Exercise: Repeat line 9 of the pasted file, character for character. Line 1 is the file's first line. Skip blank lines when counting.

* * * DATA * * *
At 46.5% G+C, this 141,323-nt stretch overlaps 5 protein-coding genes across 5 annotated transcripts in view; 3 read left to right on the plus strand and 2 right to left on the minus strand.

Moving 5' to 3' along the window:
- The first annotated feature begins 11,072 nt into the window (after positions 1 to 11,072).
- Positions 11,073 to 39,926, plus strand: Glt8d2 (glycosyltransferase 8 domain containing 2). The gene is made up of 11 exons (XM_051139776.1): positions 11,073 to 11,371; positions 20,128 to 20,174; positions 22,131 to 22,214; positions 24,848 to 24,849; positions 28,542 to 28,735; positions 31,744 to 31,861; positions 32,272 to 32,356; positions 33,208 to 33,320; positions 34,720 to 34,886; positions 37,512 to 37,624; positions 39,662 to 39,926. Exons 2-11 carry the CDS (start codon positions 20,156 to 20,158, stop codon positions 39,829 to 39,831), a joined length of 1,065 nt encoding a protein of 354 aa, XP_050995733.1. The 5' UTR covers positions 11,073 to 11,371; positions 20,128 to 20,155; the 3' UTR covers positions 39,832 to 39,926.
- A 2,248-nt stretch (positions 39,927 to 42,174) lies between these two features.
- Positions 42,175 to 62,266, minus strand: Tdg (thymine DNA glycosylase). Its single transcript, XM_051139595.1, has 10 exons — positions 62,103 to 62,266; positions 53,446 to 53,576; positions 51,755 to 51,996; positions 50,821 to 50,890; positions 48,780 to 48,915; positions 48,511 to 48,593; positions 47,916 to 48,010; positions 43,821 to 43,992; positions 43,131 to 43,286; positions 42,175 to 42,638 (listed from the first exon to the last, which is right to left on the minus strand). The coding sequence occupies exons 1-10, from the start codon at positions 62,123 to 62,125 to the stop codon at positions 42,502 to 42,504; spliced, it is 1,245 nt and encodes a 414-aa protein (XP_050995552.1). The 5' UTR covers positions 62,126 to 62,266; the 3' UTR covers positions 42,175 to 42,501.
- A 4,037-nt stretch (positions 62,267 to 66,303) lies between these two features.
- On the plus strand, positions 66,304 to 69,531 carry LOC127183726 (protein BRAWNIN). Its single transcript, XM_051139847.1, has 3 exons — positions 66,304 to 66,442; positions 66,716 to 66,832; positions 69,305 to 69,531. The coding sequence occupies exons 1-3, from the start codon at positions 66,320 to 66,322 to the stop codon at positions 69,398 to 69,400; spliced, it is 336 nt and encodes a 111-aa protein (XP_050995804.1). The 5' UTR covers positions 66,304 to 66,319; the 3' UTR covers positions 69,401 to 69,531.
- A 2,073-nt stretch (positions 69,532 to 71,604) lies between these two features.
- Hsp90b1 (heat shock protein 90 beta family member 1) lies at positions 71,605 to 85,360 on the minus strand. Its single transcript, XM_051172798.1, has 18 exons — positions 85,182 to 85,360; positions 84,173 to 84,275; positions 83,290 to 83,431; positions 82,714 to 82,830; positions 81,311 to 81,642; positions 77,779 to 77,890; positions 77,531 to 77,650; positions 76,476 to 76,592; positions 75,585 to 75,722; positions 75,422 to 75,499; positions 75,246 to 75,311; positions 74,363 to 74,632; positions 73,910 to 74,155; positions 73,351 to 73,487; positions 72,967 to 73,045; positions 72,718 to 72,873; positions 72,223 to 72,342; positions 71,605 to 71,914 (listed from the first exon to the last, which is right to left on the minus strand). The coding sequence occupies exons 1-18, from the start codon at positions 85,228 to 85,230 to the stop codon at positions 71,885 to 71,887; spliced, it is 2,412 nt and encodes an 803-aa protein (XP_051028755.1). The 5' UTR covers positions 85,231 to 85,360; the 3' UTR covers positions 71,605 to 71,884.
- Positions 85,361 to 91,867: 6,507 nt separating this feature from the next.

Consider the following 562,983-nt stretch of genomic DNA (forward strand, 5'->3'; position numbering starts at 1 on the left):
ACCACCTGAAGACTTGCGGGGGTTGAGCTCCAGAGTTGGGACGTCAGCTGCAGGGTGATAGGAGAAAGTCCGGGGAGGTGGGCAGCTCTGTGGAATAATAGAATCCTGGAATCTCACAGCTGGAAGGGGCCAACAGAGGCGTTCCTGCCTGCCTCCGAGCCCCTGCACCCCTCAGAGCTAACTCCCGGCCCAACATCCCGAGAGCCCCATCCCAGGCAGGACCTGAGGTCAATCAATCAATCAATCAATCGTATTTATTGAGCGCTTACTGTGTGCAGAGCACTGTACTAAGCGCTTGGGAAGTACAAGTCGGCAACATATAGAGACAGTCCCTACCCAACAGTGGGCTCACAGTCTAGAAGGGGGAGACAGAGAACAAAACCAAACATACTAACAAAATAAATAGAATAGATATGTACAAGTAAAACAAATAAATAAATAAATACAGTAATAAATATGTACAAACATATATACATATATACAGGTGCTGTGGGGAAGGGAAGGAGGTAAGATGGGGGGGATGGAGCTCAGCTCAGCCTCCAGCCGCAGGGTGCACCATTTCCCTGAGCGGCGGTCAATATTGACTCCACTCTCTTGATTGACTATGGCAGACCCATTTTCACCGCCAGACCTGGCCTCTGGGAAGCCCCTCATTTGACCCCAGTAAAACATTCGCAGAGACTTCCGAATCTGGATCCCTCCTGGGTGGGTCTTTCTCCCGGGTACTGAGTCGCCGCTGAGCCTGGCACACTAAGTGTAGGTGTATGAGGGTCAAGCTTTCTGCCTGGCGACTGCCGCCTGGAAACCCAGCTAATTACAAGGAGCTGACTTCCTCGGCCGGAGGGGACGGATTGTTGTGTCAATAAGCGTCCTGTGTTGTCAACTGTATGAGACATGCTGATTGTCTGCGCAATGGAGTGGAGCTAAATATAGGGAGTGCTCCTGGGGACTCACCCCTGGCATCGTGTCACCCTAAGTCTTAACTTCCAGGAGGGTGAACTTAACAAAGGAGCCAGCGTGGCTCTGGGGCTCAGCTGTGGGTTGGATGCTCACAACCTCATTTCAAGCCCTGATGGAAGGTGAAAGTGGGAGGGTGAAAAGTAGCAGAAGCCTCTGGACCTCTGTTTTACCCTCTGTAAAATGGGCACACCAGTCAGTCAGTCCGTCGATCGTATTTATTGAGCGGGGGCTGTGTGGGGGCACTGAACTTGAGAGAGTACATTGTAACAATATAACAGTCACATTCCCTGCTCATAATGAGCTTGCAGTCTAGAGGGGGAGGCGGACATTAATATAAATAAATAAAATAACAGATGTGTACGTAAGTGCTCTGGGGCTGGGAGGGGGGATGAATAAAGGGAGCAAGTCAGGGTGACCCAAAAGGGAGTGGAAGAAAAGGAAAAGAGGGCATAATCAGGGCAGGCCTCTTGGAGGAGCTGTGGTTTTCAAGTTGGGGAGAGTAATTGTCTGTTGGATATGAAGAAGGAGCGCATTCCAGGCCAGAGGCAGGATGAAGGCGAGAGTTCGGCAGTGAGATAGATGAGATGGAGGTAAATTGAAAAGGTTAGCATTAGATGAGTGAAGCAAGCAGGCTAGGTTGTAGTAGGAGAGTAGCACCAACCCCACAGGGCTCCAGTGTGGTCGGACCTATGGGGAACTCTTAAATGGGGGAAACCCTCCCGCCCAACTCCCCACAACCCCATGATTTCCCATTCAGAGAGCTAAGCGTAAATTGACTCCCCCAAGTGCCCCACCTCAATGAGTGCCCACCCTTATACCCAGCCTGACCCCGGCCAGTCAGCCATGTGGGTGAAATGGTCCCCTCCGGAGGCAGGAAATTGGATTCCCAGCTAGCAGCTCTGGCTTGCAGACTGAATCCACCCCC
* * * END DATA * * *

- A 2,073-nt stretch (positions 69,532 to 71,604) lies between these two features.